Giving Britain’s children a bad name

Many of today’s papers run stories based on a poll for Barnardo’s that suggests adults have a contempt for children, whom they regard as “feral”, “beginning to behave like animals” or “angry, violent and abusive”.

The Times is so struck by this story that it also runs a leader, under the heading Suffer Little Children, declaring that “the low esteem in which we hold our young shames both them and us.”

Hang on, guys! This is a poll by a charity with a TV advertising campaign to plug. It also asks some of the most leading questions it’s possible to imagine.

To read the stories one might suppose that these descriptions of children sprung unbidden to the minds of adults asked their opinion. Far from it. The question actually asked by ICM Research ran as follows: “Below are a number of comments made about young people in the UK. Could you tell us how much you agree or disagree with each of the statements?

It then offered three statements. 1. Children in this country are becoming feral 2. British children are beginning to behave like animals 3. The trouble with youngsters is that they are angry, violent and abusive.

All three are hostile, negative opinions. The poll gives the impression that it is impossible to hold anything but a negative opinion. The polling took place on October 19/20, at a time when the papers were regularly running stories about the riots in English cities. All the adjectives are put into respondents’ mouths, and the responses are all but identical to all three questions.

Yet even so, less than half respondents agreed. To the “feral” statement only 14 per cent agreed strongly, and 30 per cent “tended to agree”. The other two statements got similar responses. Those agreeing, however, outnumbered those disagreeing.

If they had been asked a different question – say, “Britain’s children get a lot of criticism but I think they’re a decent bunch, on the whole” – I reckon that would have got a majority, too. It’s called leading the witness.

This loaded poll set up the chief executive of Barnardo’s, Anne Marie Carrie, to declare to The Times: “I have worked for 27 years in children’s services and I have never been more dismayed and depressed than now. There is no recognition of the children that go to school, work hard, volunteer, who are part of Brownies or Cubs.”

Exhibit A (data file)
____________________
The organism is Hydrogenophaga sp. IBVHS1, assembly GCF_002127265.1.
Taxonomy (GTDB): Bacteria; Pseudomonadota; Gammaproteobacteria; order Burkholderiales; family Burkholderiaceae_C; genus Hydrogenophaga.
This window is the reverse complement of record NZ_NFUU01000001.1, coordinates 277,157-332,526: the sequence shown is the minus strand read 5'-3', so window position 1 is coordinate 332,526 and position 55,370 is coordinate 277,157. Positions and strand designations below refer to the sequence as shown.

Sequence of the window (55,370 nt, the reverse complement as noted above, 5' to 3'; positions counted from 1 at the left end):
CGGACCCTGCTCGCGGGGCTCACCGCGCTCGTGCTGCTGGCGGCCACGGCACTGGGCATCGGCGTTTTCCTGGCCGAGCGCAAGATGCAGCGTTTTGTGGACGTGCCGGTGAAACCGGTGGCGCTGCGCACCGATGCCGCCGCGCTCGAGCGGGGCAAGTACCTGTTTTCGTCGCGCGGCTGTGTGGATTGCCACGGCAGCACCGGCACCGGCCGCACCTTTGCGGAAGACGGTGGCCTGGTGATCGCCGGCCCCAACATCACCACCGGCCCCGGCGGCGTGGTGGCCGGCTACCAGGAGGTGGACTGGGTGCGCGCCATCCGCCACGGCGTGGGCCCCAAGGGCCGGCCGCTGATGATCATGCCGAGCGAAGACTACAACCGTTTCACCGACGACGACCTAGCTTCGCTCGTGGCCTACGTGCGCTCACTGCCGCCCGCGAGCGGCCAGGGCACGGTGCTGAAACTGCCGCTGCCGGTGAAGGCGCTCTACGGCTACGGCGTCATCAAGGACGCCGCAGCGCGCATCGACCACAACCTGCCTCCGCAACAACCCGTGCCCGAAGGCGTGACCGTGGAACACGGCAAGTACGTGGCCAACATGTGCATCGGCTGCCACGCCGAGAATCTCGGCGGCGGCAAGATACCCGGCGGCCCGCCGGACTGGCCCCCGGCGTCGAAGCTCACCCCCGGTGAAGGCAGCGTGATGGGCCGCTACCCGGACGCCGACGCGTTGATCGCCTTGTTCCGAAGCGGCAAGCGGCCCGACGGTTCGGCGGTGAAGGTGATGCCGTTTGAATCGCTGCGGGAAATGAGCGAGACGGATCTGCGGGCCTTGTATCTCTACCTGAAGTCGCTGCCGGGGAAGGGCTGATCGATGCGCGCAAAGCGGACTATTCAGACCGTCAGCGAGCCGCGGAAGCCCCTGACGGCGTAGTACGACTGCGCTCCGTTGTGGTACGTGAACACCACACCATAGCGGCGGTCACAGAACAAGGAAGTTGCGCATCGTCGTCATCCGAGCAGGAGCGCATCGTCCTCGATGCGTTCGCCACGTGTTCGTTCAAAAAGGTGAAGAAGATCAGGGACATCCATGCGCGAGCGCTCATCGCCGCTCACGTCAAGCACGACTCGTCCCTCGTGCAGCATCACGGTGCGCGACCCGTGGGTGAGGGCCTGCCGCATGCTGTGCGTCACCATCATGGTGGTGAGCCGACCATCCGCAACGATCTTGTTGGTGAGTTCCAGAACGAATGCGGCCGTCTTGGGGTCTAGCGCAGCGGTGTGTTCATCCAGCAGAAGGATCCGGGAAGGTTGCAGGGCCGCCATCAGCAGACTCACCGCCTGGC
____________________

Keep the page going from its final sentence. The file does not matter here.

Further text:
How does she know? She carried out a survey and didn’t even ask this question. The Times obligingly played the game by publishing a graphic that added to the ICM findings a few selected statistics about teenage abortions and minors in the criminal justice system, in case anybody hadn’t got the message.Here's The Times' headline:


The reason for the survey is a Barnardo’s TV campaign that launches tonight and emphasises the benefits of believing in children who may be having a hard time. To give the message credibility, the charity set up a dud poll designed to prove the opposite – that most people think children are past saving. That enables it to feel good, and the rest of us guilty.

And the papers fell for it. Not only The Times and the BBC, but the Daily Express, Metro, the Daily Mirror, the Press and Journal, the Yorkshire Post and the Edinburgh Evening News, by my count.

I’ve said it before, but it bears repeating. Never believe a poll until you have read the questions it asked. And never trust a charity to tell the unvarnished truth.  

Suffer little children! It makes me hopping mad. And no, I shan’t be contributing to Barnardo’s.